Do accolades like rewards and prizes improve our productivity or spoil it? Research on winners of the most coveted award in the mathematics field indicates it could be the latter.
George Borjas and Kirk Doran of Harvard and Notre Dame, respectively, studied the rate of published works in the years following a mathematician's receipt of the Fields Medal and found a significant productivity drop in the 20 years following a medal win. Compare the output of the medal-winners to that of the contenders who didn't take home the prize:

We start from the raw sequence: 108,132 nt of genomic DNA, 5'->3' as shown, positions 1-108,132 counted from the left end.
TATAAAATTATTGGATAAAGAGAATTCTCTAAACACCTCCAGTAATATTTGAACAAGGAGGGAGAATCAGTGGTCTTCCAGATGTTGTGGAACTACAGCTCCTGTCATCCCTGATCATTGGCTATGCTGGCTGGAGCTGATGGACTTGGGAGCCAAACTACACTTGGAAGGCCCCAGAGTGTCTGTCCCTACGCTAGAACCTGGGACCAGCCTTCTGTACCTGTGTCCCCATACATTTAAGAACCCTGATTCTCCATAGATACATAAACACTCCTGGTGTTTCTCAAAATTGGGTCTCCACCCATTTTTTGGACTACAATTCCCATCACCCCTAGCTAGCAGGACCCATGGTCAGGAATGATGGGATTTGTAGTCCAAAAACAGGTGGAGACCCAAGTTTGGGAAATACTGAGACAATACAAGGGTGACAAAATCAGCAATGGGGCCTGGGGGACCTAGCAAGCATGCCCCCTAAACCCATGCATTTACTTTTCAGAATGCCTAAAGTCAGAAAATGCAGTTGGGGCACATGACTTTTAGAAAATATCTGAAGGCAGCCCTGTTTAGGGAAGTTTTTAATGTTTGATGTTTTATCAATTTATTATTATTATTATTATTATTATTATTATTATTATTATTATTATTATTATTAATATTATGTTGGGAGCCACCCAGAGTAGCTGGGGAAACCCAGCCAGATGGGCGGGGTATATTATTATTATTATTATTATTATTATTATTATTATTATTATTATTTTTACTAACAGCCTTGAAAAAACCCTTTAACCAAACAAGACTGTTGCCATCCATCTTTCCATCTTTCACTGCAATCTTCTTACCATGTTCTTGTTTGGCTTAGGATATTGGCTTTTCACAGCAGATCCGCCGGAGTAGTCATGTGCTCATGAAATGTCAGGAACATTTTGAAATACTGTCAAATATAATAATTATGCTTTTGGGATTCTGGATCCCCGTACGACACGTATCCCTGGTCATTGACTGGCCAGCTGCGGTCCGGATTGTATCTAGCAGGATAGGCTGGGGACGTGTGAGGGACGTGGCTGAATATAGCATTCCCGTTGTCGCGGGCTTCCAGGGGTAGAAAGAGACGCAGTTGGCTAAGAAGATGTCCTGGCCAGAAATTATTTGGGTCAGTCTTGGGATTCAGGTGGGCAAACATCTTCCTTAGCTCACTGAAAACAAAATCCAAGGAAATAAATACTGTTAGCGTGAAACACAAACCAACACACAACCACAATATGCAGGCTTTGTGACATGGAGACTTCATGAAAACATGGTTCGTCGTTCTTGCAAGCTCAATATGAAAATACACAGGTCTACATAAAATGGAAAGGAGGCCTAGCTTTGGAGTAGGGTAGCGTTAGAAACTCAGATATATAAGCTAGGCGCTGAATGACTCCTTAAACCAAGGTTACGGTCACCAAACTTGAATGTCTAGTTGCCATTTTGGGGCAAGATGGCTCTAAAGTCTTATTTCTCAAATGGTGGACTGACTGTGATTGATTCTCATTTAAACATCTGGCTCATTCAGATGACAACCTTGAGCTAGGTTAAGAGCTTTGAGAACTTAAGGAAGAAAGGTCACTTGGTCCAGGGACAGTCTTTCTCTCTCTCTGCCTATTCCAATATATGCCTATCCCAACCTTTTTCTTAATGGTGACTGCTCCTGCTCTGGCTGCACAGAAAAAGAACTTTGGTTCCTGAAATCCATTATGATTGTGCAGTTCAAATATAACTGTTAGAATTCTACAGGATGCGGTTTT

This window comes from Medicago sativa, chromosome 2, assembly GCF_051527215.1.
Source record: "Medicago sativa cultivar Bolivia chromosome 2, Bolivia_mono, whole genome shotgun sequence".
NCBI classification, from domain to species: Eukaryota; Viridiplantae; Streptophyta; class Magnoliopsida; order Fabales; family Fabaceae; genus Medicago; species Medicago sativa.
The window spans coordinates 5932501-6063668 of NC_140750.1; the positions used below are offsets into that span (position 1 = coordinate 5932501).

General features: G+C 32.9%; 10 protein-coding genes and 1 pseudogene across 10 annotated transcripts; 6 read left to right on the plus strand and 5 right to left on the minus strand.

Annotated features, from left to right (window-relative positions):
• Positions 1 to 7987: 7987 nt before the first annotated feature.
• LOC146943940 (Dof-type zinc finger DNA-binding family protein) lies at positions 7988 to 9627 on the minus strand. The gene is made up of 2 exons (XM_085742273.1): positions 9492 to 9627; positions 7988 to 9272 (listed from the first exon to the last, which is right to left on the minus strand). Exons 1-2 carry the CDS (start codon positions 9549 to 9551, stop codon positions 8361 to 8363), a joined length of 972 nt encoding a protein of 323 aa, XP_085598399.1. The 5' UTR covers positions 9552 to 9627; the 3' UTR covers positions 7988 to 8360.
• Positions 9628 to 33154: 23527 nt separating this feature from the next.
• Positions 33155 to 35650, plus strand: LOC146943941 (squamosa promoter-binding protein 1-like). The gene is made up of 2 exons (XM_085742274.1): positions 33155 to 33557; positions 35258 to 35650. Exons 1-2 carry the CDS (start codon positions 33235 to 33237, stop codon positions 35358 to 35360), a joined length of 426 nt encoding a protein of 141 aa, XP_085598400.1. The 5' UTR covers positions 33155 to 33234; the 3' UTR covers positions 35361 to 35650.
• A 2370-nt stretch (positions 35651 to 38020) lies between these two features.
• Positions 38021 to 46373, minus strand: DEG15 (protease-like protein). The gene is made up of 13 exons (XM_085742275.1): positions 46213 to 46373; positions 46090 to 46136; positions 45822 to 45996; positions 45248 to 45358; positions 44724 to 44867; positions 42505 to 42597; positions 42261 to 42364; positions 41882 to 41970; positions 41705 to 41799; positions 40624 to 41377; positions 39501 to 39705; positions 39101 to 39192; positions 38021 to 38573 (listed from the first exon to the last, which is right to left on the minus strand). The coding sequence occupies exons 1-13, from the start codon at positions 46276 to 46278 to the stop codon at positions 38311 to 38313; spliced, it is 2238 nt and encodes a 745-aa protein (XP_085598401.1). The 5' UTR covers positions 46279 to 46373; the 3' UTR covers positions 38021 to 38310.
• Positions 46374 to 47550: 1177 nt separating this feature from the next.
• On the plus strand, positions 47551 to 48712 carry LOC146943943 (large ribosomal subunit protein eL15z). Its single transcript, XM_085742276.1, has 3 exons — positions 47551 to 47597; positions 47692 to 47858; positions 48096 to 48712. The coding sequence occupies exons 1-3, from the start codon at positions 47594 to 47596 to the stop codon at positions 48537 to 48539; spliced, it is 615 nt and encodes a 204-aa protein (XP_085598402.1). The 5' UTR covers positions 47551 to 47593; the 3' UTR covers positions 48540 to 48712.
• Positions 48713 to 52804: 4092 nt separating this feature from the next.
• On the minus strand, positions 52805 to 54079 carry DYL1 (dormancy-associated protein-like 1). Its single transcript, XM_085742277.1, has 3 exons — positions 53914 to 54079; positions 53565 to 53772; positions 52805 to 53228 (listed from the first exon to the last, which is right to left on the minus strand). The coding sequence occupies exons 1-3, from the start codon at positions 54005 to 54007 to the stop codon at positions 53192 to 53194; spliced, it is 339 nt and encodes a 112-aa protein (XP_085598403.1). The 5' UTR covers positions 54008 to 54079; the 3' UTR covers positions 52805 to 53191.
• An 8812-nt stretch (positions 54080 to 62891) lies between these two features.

So do rewards make us rest on our laurels? Kind of. Business Insider cites the "wealth effect" at work -- how new opportunities due to prestige can make a winner more likely to opt for leisure activities -- but also the idea that winners tend to take bigger research risks in the future. So a top performer may increase his leisure after a significant accolade, but he's also more likely to go outside his comfort zone and take bigger intellectual and cognitive risks compared to lifelong specialists.